You also may want an appraisal of the property. It is a requirement of most lenders, but as you aren't planning on using a lender, it's an option. Since you are financing the deal and undoubtedly want to be sure the price is fair, and appraisal isn't a bad idea. They cost between $400 and $1,000 and will either save you thousands, or show you you're getting a good deal. This will be done after contracts are signed if you decide to go this route. Your RE Attorney will ensure there's a "Get Out" clause should the appraisal come in lower than expected. You can of course, reopen negotiations again should that occour.
Sign a contract.
After all the due diligence is concluded successfully, it's time to sign the contract and put some money where your mouth is. In the Hudson Valley of NY, RE Brokers and their agents do not accept Earnest Money, instead the downpayment varying from 3% to 25% usually is held by the Seller's Attorney. Whether or not you get this money back if the deal falls through will also be specified in the purchase agreement. Elsewhere, Earnest Money is sometimes requested in advance of an offer being presented.
A cost a cash buyer has the option to incur is title insurance. Title insurance is yet another thing you don’t need, but might opt for anyway. It’s a one-time cost that protects you from title issues for as long as you own the property. Typically, a lender requires you to buy insurance to cover their stake in your property, but without one, the choice is yours. Whether or not you choose to get insurance, most states still require you to do a title search before the transfer of a property. This establishes the line of ownership and payment going back decades, ensuring that you are actually able to purchase the house.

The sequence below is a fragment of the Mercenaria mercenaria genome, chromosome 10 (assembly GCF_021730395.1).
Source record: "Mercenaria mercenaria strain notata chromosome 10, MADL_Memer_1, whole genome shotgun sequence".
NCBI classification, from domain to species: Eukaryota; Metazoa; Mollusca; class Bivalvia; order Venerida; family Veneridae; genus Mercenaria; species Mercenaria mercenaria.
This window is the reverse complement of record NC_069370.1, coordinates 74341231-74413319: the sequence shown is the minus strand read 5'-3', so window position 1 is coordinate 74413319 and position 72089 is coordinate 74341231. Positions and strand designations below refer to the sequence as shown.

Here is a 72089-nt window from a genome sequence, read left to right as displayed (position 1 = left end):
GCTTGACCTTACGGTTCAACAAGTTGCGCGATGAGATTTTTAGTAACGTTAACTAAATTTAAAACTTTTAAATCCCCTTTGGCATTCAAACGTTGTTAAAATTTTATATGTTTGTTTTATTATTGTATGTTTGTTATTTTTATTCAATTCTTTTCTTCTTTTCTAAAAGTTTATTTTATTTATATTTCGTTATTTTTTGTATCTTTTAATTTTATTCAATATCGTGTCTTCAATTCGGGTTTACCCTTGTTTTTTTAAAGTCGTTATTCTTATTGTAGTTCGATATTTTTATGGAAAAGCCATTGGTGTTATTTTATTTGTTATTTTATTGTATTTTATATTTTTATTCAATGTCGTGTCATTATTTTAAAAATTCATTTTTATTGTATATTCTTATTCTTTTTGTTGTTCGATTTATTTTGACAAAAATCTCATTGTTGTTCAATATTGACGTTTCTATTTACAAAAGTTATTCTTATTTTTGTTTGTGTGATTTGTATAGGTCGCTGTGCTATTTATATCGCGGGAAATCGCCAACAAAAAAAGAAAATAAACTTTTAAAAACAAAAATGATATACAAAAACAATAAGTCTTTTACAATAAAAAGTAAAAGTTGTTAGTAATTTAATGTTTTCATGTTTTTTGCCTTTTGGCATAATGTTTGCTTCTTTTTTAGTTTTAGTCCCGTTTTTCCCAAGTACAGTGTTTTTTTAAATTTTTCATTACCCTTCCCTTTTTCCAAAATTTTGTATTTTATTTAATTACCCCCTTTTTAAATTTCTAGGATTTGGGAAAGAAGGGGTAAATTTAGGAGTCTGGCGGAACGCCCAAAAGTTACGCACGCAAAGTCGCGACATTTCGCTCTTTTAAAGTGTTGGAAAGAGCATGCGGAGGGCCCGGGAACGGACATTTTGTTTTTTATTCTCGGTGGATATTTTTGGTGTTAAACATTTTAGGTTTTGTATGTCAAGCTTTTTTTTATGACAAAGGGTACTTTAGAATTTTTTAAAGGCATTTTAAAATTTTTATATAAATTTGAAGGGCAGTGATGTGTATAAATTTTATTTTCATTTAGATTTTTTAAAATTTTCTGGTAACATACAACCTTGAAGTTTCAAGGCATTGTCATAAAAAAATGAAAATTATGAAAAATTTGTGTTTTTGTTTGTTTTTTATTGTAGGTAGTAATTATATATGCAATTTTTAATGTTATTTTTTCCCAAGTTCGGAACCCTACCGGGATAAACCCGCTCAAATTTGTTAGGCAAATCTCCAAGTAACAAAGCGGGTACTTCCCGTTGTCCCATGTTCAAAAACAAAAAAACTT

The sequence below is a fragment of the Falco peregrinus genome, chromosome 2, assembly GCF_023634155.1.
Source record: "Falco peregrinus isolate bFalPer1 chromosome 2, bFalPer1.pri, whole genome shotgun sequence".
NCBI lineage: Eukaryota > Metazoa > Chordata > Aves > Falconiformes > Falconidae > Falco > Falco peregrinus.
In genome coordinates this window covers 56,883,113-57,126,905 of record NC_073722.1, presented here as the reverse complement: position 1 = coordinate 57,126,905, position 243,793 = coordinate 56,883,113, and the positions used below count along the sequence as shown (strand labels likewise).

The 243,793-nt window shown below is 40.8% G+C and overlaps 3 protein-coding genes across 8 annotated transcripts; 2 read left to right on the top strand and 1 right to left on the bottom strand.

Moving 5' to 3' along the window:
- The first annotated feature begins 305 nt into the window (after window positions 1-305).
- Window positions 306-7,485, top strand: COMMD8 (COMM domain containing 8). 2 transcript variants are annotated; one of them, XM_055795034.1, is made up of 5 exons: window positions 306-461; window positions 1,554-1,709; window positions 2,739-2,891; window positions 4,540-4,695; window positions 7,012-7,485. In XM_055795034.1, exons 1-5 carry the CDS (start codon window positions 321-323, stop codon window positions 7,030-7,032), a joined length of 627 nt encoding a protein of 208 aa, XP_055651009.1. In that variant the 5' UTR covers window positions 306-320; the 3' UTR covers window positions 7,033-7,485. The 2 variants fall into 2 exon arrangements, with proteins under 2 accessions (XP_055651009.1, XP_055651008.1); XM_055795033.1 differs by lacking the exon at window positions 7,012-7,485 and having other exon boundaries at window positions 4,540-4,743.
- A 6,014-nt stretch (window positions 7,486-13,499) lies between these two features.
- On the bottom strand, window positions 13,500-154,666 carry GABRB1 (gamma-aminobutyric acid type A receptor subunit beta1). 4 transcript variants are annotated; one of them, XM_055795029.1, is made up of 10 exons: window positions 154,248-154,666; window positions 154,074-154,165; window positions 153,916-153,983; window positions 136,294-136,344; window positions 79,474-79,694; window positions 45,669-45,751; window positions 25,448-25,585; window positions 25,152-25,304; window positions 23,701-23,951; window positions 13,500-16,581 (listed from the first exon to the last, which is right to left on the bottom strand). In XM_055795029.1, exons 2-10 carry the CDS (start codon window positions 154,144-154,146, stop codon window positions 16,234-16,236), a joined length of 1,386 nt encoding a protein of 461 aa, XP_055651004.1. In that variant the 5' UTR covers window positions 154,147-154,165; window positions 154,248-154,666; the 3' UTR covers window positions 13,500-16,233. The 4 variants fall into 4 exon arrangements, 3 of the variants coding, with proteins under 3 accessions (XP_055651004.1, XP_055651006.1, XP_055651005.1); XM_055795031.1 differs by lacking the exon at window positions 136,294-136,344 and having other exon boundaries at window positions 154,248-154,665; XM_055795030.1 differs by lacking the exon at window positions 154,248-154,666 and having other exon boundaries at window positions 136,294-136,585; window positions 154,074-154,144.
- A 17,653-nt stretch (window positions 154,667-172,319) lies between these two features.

Once both sides are happy with the proceedings and the documents are all in order, it's time to close. Prior to closing, the buyer must wire the funds for the transaction to the title company or escrow company. Escrow companies exist to act as a neutral third party in the transfer and payment of money during the home buying process. On the day of or a few days before the closing is scheduled, the buyer with his REALTOR® should make a final inspection of the property, to make sure any promised repairs have been made satisfactorily, and the house is in "broom clean" condition.
Since there is no bank involved to set the closing date, you can close when you can get the attorneys, title company and REALTORS® all in the same room with pens in hand. At closing be sure you bring two forms of ID, a check or checks for the seller, and commission checks for the REALTORS® and attorneys. The house is now yours and the Title is Transferred into your name. Congratulations!